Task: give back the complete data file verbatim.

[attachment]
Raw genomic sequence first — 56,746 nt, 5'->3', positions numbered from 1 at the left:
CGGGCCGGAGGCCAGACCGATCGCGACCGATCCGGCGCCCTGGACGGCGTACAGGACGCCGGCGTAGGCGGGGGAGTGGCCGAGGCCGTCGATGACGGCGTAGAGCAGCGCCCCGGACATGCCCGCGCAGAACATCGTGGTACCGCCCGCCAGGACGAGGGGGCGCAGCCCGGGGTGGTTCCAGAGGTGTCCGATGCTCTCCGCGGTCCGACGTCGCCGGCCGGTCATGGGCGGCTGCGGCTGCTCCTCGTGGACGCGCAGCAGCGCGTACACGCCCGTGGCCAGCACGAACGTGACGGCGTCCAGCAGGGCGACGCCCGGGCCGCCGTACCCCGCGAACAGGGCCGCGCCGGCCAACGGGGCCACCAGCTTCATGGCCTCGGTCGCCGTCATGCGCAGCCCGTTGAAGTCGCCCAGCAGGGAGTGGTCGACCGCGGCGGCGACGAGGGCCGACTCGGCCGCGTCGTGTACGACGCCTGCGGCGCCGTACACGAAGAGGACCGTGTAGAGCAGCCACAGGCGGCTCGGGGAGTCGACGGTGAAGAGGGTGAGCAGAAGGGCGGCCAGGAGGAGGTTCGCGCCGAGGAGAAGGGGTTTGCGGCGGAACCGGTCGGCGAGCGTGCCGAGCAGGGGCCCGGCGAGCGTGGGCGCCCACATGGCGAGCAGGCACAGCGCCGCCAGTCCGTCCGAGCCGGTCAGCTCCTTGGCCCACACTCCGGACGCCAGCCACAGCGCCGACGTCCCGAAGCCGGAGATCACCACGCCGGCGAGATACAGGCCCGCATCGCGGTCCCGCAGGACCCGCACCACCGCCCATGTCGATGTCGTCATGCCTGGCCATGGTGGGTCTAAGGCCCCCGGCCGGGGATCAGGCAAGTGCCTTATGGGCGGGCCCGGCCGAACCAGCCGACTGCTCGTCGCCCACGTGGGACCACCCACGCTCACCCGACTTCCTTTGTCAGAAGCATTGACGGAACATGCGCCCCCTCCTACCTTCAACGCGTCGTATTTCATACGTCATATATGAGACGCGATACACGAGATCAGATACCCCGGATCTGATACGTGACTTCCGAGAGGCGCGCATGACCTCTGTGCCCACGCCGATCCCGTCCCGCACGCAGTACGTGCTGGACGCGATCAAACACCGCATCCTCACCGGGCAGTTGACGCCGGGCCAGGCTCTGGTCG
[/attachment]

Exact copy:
Raw genomic sequence first — 56,746 nt, 5'->3', positions numbered from 1 at the left:
CGGGCCGGAGGCCAGACCGATCGCGACCGATCCGGCGCCCTGGACGGCGTACAGGACGCCGGCGTAGGCGGGGGAGTGGCCGAGGCCGTCGATGACGGCGTAGAGCAGCGCCCCGGACATGCCCGCGCAGAACATCGTGGTACCGCCCGCCAGGACGAGGGGGCGCAGCCCGGGGTGGTTCCAGAGGTGTCCGATGCTCTCCGCGGTCCGACGTCGCCGGCCGGTCATGGGCGGCTGCGGCTGCTCCTCGTGGACGCGCAGCAGCGCGTACACGCCCGTGGCCAGCACGAACGTGACGGCGTCCAGCAGGGCGACGCCCGGGCCGCCGTACCCCGCGAACAGGGCCGCGCCGGCCAACGGGGCCACCAGCTTCATGGCCTCGGTCGCCGTCATGCGCAGCCCGTTGAAGTCGCCCAGCAGGGAGTGGTCGACCGCGGCGGCGACGAGGGCCGACTCGGCCGCGTCGTGTACGACGCCTGCGGCGCCGTACACGAAGAGGACCGTGTAGAGCAGCCACAGGCGGCTCGGGGAGTCGACGGTGAAGAGGGTGAGCAGAAGGGCGGCCAGGAGGAGGTTCGCGCCGAGGAGAAGGGGTTTGCGGCGGAACCGGTCGGCGAGCGTGCCGAGCAGGGGCCCGGCGAGCGTGGGCGCCCACATGGCGAGCAGGCACAGCGCCGCCAGTCCGTCCGAGCCGGTCAGCTCCTTGGCCCACACTCCGGACGCCAGCCACAGCGCCGACGTCCCGAAGCCGGAGATCACCACGCCGGCGAGATACAGGCCCGCATCGCGGTCCCGCAGGACCCGCACCACCGCCCATGTCGATGTCGTCATGCCTGGCCATGGTGGGTCTAAGGCCCCCGGCCGGGGATCAGGCAAGTGCCTTATGGGCGGGCCCGGCCGAACCAGCCGACTGCTCGTCGCCCACGTGGGACCACCCACGCTCACCCGACTTCCTTTGTCAGAAGCATTGACGGAACATGCGCCCCCTCCTACCTTCAACGCGTCGTATTTCATACGTCATATATGAGACGCGATACACGAGATCAGATACCCCGGATCTGATACGTGACTTCCGAGAGGCGCGCATGACCTCTGTGCCCACGCCGATCCCGTCCCGCACGCAGTACGTGCTGGACGCGATCAAACACCGCATCCTCACCGGGCAGTTGACGCCGGGCCAGGCTCTGGTCG